Glossary of UK Pension terms

Feb 20, 2008
Annuity
If you have any form of personal or money purchase pension you have to buy an annuity before age 75. An annuity is an income paid to you for life by an insurance company in return for your pension pot. Once you have bought an annuity you cannot usually change your mind and switch to a different one at a later stage. Nor can you get your money back if you die the day after buying one because annuities work by a system of cross subsidy - those who die early subsidise those who live to a ripe old age. The advantage is that they will pay you an income no matter how long you live.

Approved New Zealand Superannuation Fund
Registered superannuation schemes that are subject to the New Zealand Superannuation Schemes Act 1989 and Securities Act 1978.

AVC (Additional voluntary contributions scheme)
You can supplement your pension contributions to build up an even larger retirement fund. AVC's attract tax relief on the premiums, but the final benefits are taxed as income. AVC's are better for basic rate taxpayers and Peps are better for higher rate taxpayers as a way of supplementing pension income. Employees are allowed to save up to 15% of your taxable earnings into a pension plan. When you retire the company is not allowed to pay out a cash lump sum.

Final salary or defined benefit schemes
This gives the employee a fraction of their salary on retirement for each year they have worked.

HMRC
HM Revenue & Customs www.hmrc.gov.uk


Investment trust pensions
These are pooled equity investments allowing you to pay pension contributions and enjoy the tax advantages.

ISA (Individual savings accounts)
Individual Savings Accounts (ISAs) were introduced on 6th April 1999 which replaced PEPs and TESSAs. ISAs are not an investment in their own right. They are a tax-free wrapper in which you can shelter investments. People over the age of 18 living in the UK can invest a maximum of £7,000 per year in each tax year. 16 and 17 year olds can invest up to £3,000 in a mini cash ISA.

Investment may be made in two components: equities and cash. There are strict limits on how much you can put in each component, and the limits depend in part on whether you use a 'maxi ISA' or a number of mini ISAs.
Until 5th April 2004 ISAs benefited from a 10% tax credit on UK equities. Stock and share investments which can be held in an ISA include unit trusts, open ended investment companies (OEICs), investment trusts, ordinary shares, preference shares and fixed interest corporate bonds.

PEPs in existence at 6th April 1999 may continue to be held outside an ISA with the same tax advantages. TESSAs in existence at 6th April 1999 are allowed to run their full five year term.

Income from ISA investments is tax free and you don't have to report it on your tax return. Capital gains are also exempt from CGT.

Lifetime Allowance
A standard lifetime allowance is the maximum amount of pension savings that can benefit from tax relief. This figure rises over time and the proposed amounts are as follows:
2007 - £1.6 million
2008 - £1.65 million
2009 - £1.75 million
2010 - £1.8 million

The standard lifetime allowance is based on the approximate amount of money that would be needed to purchase a pension equal to the maximum HM Revenue & Customs (HMRC) would permit under the tax regime. Funds in excess of the lifetime allowance are felt to have benefited the individual unduly from pension scheme tax advantages and therefore a tax charge is made. Funds taken in excess of this will likely be taxed at 55%.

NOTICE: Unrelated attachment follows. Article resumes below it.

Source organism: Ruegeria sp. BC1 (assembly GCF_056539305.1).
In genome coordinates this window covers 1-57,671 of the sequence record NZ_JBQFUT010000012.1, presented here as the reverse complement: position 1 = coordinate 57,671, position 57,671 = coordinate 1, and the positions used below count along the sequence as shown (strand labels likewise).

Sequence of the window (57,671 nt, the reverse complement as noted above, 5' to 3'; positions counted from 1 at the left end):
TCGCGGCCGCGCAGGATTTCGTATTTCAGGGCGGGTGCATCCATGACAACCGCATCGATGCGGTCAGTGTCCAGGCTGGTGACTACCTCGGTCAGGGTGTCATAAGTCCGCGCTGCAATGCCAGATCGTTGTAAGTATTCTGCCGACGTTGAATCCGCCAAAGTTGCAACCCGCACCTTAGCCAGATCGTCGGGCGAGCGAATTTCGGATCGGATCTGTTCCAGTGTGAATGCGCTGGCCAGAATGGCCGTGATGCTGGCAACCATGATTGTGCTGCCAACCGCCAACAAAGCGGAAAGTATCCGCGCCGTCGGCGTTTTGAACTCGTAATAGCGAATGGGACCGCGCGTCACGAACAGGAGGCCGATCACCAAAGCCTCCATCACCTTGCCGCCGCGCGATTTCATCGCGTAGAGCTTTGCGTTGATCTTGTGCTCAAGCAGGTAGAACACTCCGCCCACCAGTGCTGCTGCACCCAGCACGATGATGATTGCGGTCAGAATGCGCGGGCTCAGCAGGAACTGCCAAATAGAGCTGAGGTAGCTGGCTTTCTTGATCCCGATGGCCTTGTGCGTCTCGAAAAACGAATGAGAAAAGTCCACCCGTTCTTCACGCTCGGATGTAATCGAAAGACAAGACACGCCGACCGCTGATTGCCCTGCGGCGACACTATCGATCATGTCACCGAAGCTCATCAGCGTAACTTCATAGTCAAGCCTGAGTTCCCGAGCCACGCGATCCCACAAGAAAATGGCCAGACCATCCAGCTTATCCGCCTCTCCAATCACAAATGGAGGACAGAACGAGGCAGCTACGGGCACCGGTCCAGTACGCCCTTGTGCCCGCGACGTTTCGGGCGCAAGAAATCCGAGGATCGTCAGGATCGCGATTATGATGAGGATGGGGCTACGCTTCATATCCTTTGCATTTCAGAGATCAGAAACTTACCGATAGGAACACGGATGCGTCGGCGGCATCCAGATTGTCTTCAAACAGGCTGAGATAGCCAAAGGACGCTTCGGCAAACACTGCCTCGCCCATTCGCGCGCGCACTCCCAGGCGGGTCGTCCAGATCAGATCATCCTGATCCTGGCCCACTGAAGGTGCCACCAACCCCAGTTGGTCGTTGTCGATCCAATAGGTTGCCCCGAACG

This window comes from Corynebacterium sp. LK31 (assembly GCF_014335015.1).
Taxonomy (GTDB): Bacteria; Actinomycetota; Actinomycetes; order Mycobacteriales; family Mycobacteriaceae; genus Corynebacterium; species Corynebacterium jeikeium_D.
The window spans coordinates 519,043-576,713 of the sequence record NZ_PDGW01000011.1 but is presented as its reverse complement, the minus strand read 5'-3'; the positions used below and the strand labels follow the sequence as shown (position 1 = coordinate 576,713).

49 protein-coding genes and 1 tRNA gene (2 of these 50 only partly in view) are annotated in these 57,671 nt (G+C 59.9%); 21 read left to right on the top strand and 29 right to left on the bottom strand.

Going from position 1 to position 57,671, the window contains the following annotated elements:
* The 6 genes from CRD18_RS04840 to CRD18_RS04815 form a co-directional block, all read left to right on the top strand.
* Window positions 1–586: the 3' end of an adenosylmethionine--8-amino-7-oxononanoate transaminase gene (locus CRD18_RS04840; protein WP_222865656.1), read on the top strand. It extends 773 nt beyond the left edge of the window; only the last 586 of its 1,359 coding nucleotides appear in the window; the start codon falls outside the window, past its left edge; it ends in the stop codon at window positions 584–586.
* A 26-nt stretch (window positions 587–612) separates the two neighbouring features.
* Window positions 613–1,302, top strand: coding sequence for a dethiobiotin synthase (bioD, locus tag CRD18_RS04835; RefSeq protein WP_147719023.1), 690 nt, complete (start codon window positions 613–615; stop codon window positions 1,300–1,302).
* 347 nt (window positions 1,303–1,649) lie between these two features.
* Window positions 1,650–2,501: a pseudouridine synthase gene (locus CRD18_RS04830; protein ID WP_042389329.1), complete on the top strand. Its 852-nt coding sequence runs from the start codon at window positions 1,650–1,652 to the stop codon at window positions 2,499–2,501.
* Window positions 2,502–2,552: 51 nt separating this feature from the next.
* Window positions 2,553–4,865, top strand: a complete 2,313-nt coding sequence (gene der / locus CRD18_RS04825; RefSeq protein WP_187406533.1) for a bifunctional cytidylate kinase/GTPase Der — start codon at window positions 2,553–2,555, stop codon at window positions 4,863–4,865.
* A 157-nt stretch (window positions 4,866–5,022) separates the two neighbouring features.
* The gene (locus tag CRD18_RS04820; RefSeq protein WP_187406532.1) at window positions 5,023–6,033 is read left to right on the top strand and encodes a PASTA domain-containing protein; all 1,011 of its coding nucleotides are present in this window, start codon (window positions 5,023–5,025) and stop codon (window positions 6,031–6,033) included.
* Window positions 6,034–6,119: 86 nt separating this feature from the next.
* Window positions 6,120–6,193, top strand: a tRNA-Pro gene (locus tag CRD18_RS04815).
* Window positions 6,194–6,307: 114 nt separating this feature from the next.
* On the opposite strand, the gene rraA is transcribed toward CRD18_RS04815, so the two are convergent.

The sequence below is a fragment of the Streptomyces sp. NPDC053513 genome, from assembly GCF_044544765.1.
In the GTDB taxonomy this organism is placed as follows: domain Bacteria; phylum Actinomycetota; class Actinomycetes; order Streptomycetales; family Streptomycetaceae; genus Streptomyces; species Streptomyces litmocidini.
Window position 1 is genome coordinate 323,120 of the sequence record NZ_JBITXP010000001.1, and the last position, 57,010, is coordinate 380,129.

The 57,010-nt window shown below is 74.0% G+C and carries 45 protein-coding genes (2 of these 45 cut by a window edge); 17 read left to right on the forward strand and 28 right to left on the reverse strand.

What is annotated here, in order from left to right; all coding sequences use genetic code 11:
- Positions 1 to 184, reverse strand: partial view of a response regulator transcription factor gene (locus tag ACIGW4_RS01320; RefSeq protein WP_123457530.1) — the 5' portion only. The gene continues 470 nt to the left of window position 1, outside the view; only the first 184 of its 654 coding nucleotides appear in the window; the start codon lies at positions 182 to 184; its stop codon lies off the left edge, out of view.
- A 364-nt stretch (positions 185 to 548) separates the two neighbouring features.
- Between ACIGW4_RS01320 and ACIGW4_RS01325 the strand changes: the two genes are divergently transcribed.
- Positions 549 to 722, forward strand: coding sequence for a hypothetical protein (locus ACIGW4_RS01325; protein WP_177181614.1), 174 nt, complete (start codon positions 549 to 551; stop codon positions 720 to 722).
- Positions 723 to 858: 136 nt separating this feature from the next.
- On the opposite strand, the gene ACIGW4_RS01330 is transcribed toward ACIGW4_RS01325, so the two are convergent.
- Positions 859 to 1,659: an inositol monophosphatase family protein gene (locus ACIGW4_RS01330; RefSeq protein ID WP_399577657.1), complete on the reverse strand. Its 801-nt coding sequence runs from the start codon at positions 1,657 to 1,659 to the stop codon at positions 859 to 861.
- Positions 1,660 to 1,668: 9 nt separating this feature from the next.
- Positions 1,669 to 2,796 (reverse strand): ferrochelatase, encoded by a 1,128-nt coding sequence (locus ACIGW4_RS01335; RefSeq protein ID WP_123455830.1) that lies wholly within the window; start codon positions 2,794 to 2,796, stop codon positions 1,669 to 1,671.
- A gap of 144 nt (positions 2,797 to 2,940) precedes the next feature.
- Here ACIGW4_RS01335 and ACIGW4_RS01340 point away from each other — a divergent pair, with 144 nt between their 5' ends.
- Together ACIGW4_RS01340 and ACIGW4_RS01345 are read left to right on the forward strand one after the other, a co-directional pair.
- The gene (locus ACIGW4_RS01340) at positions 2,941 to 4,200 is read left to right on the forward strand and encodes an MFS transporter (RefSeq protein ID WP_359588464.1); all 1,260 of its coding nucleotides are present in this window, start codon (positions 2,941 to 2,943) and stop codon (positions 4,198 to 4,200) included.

Money-Purchase or defined benefit schemes
This is where the employee and employer have contributed a set percentage of the employee's salary into the scheme. At retirement an annuity is paid out.

PEPS (Personal Equity Plans)
It is no longer possible to start a new PEP or add to an older one. Personal Equity Plans (PEPS) are investments that are totally tax exempt, both on the capital and income side.

PIE (Portfolio Investment Entity)
The QROPS funds we recommend for your UK Pension Transfer are PIE approved investments. From October 2007 taxation of New Zealand managed funds was changed to PIE. Capital gains on New Zealand and Australian (some exceptions) equities are exempt and income is taxed at the investors marginal tax rate. From April 2008 maximum tax is 30% even for a 39% tax payer. International investments are taxed under the Fair Dividend Rate method (FDR) tax at the investors marginal tax rate on the opening value plus 5% growth.


QROPS (Qualifying Recognised Overseas Pension Scheme)
HMRC require any pension transfers to go into a QROPS registered scheme. If this is done incorrectly you will be subject to a 55% withdrawal tax.

SIPPS (Self-invested personal pensions)
SIPPS offer greater flexibility than ordinary personal and occupational pensions. You can have many types of investment in them, including British and foreign stocks, unit trusts, investment trusts, managed life funds, unit linked funds and commercial property. They have the same tax relief as ordinary personal pensions.

SERPS (State Earnings Related Pension Schemes)
Part of the National Insurance contributions goes towards your SERP which is paid out on top of your state pension when you retire.

TESSA ( Tax Exempt Special Savings Account)
These lasted for five years and you were allowed to invest up to £9,000 over the life of each account. You got all your interest tax-free and once your five years were up you could either take your money or put your money into a new TESSA account (and continue to receive tax-free interest). The last day you could open one was 5 April 1999, so there aren't any TESSAs in existence any more. But you were allowed to roll a TESSA that matured between 6 April 1999 and 5 April 2004 into what is known as a TESSA-Only ISA (or TOISA for short) so that you could continue to receive tax-free interest.

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